Facebook is enforcing a no-iPhone policy for key engineers in its product team so they experience what using the social network is like for "most" users.
The move, according to Wired, is an entirely pragmatic decision that stems from the company's ambitions to grow its user base of 1.5 billion people.
While smartphone penetration in the US and Europe has reached saturation point, handset adoption is accelerating in places like India, where users prefer low-cost Android devices.
The catch for Facebook is its well-paid engineers live in a different world to most of its users and the company hopes to change this as it doubles down on emerging markets.
"I am mandating a switch of a whole bunch of my team over to Android, just because people, when left up to their own devices, will often prefer an iPhone," Wired quoted Chris Cox, Facebook's chief product office as saying.
It's not clear how many Facebook staff are being forced to make the switch to Android but Cox reportedly wants a good portion of his team on the Google OS. According to Google's most recent update last month, Android now has 1.4 billion active users.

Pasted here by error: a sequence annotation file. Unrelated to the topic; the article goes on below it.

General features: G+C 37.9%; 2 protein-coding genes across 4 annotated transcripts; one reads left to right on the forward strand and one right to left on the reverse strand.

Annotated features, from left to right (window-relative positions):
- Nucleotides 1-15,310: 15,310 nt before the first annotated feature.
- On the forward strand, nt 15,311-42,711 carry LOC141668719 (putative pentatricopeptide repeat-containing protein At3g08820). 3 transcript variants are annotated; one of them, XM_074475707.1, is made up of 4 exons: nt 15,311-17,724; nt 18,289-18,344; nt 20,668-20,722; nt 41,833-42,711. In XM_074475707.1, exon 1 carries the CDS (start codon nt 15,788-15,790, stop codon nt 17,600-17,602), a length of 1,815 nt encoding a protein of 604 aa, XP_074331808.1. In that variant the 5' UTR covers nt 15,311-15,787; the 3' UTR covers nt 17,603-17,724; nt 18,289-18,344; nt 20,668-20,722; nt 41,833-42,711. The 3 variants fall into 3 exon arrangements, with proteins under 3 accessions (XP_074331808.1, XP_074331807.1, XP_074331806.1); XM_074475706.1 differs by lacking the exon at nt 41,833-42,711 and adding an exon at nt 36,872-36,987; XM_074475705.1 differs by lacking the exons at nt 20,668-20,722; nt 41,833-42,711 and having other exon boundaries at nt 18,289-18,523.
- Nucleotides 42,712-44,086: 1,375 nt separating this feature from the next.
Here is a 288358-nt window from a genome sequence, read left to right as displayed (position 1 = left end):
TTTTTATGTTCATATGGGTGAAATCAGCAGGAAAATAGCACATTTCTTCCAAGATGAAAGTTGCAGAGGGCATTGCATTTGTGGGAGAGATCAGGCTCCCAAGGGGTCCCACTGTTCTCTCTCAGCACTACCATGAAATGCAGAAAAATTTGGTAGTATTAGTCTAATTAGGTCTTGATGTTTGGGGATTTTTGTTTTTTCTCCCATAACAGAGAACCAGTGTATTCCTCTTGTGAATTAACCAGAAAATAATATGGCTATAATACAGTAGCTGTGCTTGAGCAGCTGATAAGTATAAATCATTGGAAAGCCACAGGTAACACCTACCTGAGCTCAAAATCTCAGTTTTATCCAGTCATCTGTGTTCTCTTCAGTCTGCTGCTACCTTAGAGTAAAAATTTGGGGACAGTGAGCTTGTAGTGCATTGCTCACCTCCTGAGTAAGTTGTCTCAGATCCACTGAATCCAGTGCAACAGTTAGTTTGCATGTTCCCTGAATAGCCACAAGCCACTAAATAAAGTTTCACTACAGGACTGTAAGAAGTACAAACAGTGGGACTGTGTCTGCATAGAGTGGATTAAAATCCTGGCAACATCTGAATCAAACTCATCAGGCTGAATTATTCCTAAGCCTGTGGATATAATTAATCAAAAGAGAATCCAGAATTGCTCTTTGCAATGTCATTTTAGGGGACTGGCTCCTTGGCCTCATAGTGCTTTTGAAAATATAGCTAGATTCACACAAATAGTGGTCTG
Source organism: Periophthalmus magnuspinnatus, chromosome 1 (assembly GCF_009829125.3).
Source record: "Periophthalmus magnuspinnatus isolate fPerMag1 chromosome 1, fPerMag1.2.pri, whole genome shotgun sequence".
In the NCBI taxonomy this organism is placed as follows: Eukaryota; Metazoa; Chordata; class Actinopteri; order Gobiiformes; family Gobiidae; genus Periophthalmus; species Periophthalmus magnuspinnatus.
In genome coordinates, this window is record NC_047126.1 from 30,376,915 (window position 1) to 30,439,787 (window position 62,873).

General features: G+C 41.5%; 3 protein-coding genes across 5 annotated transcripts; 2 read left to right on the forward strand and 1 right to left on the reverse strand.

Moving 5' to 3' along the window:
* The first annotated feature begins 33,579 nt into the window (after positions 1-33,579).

Cox wants his sizeable product team to be "reporting bugs and living the same experience that most Facebook users experience today".
The policy was announced amid a broader presentation about Facebook's focus on emerging markets and coincided with Facebook CEO Mark Zuckerberg's visit to India this week, where he argued the case for greater access to the internet.
The visit followed a public backlash in India against Facebook's Internet.org scheme, which was recently renamed Free Basics alongside changes to address criticisms that its free online access favours content from Facebook.
The requirement that certain product staff use Android has been introduced alongside another initiative to help employees understand how the other side experience its products.
Facebook this week kicked off its '2G Tuesdays' program, where employees will be asked whether they want to temporarily use a slower connection, offering them speeds closer to those available in parts of Asia and Africa that have limited connectivity.
Google also put connectivity in emerging markets in the spotlight this week, announcing a deal with three Indonesian carriers to launch a Project Loon trial in 2016. The initiative will seek to more than double network access in Indonesia, where connectivity is only available to about one third of the 255 million population.